(and good riddance)
Has there ever in recent memory been a year that we will be so collectively happy to boot out the door?
Setting aside the horror show of American politics – from which, like watching a slow motion car crash, many of us have been unable to avert our eyes – the Covid-19 pandemic has dominated every corner of our daily lives, including, literally, the air we breathe.
But as this soul-trying year finally grinds to a close, even amid the despair of a second wave, there are plenty of signs to suggest we can take heart as we look to the future.
As I write, there is positive news that a coronavirus vaccine could be widely available as early as next spring. So that would be good. But more important is the evidence that as much as the pandemic has sown hardship, discontent and death, it may also prove a turning point, a reminder in a divided world of our collective humanity, and the things we value most about life on our common planet.
With some tragic exceptions, here in this corner of the world, we have so far escaped the worst of the pandemic’s ravages. Instead, what we have witnessed is the best of our community – the sheer goodness, decency and generosity that truly underpin our survival as a social species.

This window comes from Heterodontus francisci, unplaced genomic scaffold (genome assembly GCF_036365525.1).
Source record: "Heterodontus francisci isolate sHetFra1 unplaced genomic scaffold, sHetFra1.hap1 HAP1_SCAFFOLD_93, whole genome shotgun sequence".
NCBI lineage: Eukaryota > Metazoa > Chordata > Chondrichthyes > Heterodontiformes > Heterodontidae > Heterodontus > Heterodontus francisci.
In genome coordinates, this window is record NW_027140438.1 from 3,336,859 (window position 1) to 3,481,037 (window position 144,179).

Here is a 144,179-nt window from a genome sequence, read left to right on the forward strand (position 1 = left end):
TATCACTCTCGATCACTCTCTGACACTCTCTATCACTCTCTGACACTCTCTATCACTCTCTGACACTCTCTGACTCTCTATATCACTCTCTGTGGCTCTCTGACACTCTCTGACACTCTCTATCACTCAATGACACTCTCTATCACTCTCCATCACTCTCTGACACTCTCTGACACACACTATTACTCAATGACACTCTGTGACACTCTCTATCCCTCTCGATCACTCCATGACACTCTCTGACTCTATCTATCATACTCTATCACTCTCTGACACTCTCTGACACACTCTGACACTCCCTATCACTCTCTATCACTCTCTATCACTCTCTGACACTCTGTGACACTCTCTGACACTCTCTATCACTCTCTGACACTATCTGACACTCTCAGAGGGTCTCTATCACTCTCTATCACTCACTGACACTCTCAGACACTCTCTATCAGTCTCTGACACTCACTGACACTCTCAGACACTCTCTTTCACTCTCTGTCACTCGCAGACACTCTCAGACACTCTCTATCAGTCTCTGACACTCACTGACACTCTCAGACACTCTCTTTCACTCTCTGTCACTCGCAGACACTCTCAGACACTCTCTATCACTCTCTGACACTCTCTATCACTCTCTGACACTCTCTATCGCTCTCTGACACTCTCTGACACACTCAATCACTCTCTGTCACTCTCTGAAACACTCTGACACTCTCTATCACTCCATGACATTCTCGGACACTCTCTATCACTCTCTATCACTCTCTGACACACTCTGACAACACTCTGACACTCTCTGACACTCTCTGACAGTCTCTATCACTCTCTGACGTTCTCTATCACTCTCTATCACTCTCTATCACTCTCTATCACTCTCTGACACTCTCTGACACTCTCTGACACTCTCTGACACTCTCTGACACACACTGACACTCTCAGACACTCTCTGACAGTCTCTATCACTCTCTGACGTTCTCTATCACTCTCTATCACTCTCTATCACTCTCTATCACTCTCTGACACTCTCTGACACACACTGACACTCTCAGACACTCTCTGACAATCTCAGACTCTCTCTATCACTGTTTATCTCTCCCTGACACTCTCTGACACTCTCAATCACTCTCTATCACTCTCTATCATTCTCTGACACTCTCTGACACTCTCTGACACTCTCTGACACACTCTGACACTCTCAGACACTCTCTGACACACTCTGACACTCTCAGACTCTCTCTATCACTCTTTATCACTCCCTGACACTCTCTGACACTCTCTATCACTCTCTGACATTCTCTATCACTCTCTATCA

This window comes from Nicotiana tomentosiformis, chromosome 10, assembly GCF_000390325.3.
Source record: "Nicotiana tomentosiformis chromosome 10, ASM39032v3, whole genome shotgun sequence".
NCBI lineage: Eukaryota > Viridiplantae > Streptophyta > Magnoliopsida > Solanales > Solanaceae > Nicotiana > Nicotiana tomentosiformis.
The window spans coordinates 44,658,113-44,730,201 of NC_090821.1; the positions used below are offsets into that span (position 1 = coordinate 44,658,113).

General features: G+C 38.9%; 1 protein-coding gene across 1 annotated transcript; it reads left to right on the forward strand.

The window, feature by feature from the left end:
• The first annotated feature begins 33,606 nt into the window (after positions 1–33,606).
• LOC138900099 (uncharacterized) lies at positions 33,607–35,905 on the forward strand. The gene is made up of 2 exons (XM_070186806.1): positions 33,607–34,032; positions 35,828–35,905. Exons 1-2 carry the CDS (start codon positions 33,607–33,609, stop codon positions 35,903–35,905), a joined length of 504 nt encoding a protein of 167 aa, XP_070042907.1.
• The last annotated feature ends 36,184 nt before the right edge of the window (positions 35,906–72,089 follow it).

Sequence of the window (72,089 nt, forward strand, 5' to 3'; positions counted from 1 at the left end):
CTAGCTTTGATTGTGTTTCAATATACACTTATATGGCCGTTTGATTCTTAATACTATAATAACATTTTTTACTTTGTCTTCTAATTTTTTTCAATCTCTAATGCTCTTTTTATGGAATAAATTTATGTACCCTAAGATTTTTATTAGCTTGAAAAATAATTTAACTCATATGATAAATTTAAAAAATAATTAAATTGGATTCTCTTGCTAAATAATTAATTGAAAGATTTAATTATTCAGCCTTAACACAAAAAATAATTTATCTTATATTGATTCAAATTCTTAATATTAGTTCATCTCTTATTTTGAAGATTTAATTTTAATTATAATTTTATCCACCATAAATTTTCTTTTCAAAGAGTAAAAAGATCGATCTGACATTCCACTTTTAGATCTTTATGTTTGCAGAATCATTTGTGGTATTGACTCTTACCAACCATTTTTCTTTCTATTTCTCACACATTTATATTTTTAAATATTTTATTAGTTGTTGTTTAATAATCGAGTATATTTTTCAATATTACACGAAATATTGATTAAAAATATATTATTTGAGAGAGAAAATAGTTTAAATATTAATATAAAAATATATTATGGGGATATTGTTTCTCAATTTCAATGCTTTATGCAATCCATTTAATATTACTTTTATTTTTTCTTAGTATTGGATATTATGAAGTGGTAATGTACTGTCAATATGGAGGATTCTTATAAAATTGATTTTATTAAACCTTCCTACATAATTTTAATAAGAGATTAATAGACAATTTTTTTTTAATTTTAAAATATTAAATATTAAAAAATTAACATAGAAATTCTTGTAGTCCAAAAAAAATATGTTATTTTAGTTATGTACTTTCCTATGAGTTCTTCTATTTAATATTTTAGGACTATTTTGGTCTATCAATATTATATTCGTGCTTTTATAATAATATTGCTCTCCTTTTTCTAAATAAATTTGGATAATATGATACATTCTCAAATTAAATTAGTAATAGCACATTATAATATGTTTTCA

In much of this winter issue, we look back on a year filled with uncertainty to record the one thing that remained dependable – our ability to pull together and help each other through trying times.
Our annual salute to Local Heroes focuses on the small army of people who were suddenly thrust into the role of essential workers, or to put it another way, who the rest of us suddenly realized were essential. Our heroes this year also include a nod to the young activists who responded to another of this year’s world-shifting events and organized Black Lives Matter marches in Orangeville and Shelburne. On the same topic elsewhere in the issue, Tralee Pearce hosts a roundtable discussion with members of Shelburne’s antiracism task force who tabled their recommendations in October.
As always our winter issue includes a roundup of new books and music by local authors and, especially poignantly this year, musicians, who are unlikely to enjoy the immediacy of performing for a live audience for some months yet.
So, farewell, 2020. You battered us, but we’re not beaten.